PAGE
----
The cost of building new CSP plants has fallen significantly as developers have moved towards China and the Middle East and embraced tower technology with storage, New Energy Update has found.
New Energy Update’s latest analysis of 16 CSP projects with investment decisions since 2016 shows that capital expenditures (capex) were between $3,910/kW and $6,355/kW. Energy storage capacities range from six to 16 hours. In comparison, the capex of plants installed from 2013 to 2015 ranged from $6,050/kW to 12,600/kW, for plants with four to eight hours’ storage, according to a study by the International Renewable Energy Agency’s (IRENA). Capex for plants with more than eight hours’ storage was between $7,300/kW and 11,300/kW, IRENA said, while costs for plants without storage were generally lower.
The list of 16 projects agreed since 2016 include 12 in China with 50-100 MW capacity each, and four non-Chinese projects with between 150 MW and 700 MW capacity. It includes a mix of tower, parabolic trough, and linear fresnel technologies. And as is now the norm, every project has energy storage, ranging from six to 16 hours.
The U.S. National Renewable Energies Laboratory (NREL) has forecast a mid-range capex of around $5,000/kW by 2050, and a low-range estimate of around $3,000/kW.
Although levelized cost of energy (LCOE) is generally considered the best indicator of a project’s financial viability, capex is also important. CSP plants are more expensive and time-consuming to build than wind or solar PV, making it tough for them to attract investments. As a group of academics concluded in a recent paper on CSP costs in the South African Journal of Engineering, private financial institutions are less likely to support developing technologies because the investment is higher risk.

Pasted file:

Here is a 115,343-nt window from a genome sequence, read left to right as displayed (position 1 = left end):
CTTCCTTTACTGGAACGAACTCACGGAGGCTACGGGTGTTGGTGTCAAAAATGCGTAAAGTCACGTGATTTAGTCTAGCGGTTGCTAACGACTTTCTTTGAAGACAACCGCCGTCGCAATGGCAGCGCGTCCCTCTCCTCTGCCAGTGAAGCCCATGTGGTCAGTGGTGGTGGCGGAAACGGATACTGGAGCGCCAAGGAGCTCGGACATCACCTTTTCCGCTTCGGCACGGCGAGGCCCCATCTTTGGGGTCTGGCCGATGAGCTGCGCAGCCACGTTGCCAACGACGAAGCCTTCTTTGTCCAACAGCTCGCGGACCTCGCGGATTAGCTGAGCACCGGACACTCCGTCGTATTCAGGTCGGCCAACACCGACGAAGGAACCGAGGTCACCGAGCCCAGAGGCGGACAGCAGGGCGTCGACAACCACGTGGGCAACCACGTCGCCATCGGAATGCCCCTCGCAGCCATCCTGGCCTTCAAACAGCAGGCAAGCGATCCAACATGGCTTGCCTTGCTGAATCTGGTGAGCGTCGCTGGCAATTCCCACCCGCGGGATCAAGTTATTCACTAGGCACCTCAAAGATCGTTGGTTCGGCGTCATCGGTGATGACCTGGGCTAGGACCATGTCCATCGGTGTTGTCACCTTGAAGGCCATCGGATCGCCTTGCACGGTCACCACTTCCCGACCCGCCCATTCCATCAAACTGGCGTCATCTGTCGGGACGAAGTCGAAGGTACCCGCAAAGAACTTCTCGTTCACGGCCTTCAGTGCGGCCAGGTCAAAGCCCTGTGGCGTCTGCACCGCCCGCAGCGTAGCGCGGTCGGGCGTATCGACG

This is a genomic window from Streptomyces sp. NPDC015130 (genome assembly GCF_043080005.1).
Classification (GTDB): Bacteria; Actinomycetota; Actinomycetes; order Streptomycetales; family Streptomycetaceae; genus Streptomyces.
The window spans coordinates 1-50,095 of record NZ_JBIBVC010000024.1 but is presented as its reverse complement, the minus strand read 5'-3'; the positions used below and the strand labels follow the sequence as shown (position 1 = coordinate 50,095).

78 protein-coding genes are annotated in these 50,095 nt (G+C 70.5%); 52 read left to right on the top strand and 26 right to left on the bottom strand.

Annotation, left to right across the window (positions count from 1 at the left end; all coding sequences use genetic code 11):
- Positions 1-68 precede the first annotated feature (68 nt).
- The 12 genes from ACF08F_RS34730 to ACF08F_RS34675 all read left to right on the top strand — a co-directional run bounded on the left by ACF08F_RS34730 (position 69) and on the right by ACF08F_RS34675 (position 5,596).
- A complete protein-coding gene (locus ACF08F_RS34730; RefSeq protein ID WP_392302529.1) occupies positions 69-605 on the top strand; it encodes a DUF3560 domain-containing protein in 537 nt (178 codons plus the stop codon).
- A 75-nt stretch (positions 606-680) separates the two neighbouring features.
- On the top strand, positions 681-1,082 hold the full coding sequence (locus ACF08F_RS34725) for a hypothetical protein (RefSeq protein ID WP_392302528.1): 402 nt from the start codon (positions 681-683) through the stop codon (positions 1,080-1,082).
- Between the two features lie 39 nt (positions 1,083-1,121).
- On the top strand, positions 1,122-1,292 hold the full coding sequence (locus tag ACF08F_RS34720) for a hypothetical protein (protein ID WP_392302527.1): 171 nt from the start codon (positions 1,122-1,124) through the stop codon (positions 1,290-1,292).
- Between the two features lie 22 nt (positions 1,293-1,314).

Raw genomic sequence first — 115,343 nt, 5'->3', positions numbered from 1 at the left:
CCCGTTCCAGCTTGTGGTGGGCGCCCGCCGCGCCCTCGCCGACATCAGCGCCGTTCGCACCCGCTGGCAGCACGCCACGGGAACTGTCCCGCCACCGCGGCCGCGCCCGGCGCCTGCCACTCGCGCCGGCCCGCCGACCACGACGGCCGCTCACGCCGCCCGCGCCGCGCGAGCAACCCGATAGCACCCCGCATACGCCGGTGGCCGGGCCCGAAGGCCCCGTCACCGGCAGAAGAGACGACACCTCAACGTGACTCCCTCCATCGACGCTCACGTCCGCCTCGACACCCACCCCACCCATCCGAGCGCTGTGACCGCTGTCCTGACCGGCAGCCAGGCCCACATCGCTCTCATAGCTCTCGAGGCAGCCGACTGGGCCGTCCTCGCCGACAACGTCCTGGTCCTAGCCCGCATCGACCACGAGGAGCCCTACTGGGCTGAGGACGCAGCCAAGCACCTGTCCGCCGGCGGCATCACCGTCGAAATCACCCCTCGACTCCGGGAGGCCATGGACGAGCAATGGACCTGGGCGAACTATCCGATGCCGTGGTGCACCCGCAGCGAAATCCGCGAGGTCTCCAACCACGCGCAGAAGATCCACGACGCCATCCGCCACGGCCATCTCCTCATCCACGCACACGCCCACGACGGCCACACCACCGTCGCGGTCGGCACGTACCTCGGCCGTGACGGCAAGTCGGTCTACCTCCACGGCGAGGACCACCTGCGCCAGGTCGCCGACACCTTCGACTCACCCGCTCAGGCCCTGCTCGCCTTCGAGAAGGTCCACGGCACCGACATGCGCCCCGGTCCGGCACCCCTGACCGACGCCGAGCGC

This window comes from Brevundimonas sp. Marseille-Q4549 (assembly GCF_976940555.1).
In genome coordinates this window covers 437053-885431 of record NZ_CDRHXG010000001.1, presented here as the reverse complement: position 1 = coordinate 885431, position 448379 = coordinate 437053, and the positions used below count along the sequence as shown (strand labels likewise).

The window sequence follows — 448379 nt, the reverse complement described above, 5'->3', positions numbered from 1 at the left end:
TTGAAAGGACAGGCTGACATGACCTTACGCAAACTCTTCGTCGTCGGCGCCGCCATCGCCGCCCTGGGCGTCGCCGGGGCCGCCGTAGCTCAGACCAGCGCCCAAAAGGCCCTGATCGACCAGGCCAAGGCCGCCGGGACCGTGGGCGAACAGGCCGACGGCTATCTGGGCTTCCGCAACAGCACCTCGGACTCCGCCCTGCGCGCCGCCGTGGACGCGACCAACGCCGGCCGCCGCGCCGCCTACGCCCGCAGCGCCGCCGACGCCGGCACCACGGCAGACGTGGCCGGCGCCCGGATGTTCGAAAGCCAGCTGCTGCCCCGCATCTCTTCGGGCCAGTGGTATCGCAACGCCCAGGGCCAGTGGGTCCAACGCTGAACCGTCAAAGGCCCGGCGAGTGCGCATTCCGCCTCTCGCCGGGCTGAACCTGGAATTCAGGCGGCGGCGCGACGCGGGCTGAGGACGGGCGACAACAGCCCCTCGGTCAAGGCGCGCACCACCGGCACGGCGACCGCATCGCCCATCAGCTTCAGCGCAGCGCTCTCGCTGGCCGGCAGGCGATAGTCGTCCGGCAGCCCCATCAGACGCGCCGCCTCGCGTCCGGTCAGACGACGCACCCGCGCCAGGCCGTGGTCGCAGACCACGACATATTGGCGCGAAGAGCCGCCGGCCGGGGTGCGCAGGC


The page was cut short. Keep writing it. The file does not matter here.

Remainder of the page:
Capex of CSP projects confirmed since 2016, measured in $/kW
Tower efficiency grows
The emergence of towers with thermal energy storage is one of the main drivers for capex reductions. Until recently, parabolic trough (PT) was the dominant technology in CSP, but more than half of capacity approved for construction since 2016 is based on tower technology.
Parabolic troughs with storage are significantly more expensive and less efficient than towers because storage is “bolted on” to trough projects, SolarReserve CEO Kevin Smith told New Energy Update.
Smith, whose company has experience in both technologies, said, “With towers, salt is heated from 288 degrees Celsius to 566 degrees Celsius, a temperature differential of about 275 degrees. With troughs, the temperature differential is typically less than 100 degrees Celsius, because it is limited by the oil – which means that troughs require more salt and tanks to hold the same energy. And with troughs, the additional heat exchange step from oil to salt reduces system efficiency.”
Developers can assume towers will perform better than trough above 30 degrees latitude (in the Northern Hemisphere, which passes through Texas, southern Morocco, Israel, and the Chinese provinces around the Yangtze River basin), because towers require less mirror surface and less investment for the same yield, Luis Crespo, President of Protermosolar, the Spanish association for promotion of solar thermal power, said.